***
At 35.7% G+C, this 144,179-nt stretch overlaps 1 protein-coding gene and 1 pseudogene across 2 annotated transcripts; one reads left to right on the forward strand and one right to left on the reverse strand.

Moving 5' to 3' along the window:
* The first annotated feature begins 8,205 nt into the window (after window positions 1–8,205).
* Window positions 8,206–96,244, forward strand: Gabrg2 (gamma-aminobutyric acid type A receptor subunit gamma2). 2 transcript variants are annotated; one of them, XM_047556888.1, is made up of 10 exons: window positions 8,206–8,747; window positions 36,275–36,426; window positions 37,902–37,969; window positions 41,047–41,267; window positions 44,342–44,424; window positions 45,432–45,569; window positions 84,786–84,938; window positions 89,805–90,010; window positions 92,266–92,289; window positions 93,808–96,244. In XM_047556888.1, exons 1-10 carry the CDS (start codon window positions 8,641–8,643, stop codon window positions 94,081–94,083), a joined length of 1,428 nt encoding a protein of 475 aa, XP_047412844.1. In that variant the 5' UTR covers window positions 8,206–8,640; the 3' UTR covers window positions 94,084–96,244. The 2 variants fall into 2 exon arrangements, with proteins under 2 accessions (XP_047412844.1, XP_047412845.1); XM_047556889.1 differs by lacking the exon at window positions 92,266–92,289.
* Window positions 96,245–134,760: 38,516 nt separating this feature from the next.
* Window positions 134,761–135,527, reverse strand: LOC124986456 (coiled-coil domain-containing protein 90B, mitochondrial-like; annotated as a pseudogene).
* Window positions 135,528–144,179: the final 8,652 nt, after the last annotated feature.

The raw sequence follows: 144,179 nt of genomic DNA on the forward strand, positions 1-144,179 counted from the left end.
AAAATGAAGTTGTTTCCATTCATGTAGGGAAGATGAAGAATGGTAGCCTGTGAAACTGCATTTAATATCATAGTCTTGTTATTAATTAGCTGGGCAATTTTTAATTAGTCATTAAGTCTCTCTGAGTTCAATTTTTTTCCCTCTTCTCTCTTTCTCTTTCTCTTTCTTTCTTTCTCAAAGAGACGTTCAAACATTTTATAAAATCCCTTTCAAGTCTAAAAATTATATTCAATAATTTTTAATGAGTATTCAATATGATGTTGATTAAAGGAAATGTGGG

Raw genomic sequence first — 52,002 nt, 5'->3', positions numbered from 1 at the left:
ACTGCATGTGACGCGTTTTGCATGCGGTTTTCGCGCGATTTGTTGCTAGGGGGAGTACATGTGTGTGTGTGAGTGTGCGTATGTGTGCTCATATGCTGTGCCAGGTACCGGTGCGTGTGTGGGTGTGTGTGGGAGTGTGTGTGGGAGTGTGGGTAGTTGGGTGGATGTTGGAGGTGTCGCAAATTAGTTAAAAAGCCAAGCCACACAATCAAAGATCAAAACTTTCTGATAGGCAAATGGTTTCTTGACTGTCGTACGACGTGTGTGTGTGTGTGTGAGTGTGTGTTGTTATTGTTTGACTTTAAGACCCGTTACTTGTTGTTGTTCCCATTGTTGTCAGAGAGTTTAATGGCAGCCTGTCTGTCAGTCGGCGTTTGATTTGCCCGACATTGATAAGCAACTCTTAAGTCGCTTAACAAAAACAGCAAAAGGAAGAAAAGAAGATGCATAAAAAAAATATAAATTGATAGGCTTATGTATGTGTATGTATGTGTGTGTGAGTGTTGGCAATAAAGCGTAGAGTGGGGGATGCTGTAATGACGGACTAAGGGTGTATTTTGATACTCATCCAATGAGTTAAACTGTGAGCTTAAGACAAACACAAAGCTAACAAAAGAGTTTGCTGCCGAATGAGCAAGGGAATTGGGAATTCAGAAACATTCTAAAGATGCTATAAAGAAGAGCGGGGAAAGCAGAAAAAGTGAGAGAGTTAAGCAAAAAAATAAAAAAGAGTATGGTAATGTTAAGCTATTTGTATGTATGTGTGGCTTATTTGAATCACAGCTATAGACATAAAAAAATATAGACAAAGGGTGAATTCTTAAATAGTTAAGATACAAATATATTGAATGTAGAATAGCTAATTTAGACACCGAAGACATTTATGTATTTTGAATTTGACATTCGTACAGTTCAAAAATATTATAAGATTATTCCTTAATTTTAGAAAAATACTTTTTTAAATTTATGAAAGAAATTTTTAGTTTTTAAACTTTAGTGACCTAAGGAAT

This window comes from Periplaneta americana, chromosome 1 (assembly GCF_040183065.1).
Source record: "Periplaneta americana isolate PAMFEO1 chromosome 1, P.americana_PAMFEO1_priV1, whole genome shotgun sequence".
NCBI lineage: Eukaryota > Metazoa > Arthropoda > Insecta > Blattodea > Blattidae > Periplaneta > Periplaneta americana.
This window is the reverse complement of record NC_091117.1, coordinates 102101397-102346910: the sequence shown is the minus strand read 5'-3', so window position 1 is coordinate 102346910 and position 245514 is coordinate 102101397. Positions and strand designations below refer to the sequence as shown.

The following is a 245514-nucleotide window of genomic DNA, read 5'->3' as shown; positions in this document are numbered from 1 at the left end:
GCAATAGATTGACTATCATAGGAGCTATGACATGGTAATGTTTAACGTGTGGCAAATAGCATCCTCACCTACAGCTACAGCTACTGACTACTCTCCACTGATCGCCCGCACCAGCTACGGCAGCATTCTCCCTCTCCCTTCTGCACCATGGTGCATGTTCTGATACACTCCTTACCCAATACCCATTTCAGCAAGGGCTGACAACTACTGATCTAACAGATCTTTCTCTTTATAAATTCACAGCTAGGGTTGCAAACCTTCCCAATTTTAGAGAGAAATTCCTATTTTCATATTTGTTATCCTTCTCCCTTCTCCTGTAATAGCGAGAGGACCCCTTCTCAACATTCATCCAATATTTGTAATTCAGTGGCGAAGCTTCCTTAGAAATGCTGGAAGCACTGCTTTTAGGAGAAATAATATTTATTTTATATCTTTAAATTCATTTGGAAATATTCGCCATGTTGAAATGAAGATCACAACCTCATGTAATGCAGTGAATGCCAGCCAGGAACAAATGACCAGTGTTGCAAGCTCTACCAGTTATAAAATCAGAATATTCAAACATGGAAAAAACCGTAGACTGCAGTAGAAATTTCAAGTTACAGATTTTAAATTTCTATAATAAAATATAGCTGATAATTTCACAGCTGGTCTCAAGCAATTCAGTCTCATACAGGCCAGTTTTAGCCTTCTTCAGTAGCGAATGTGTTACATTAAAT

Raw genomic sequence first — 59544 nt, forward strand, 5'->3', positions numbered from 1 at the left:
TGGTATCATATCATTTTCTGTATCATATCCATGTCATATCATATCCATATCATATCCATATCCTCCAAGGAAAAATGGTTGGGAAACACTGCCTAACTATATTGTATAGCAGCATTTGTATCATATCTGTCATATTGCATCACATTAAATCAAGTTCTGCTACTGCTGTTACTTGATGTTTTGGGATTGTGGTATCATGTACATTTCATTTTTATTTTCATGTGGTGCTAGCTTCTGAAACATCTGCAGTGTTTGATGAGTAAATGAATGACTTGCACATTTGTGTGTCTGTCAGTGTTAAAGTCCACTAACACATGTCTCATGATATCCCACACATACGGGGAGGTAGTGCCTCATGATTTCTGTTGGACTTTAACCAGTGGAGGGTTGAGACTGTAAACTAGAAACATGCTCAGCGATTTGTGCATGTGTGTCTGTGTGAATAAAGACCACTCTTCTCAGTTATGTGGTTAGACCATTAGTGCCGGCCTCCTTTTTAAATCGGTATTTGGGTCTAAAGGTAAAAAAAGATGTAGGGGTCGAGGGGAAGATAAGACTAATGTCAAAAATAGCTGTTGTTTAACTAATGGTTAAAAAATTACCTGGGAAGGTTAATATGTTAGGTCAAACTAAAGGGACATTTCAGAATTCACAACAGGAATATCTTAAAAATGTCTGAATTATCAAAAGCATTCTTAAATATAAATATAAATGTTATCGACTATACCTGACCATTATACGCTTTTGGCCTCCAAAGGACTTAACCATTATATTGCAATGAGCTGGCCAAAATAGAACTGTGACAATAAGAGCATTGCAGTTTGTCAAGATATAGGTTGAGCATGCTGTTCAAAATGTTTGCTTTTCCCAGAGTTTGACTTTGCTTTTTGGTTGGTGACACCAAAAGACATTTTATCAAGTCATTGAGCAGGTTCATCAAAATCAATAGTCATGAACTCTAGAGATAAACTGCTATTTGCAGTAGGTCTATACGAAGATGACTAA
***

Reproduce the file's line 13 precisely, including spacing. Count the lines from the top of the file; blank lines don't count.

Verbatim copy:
Source record: "Periplaneta americana isolate PAMFEO1 chromosome 1, P.americana_PAMFEO1_priV1, whole genome shotgun sequence".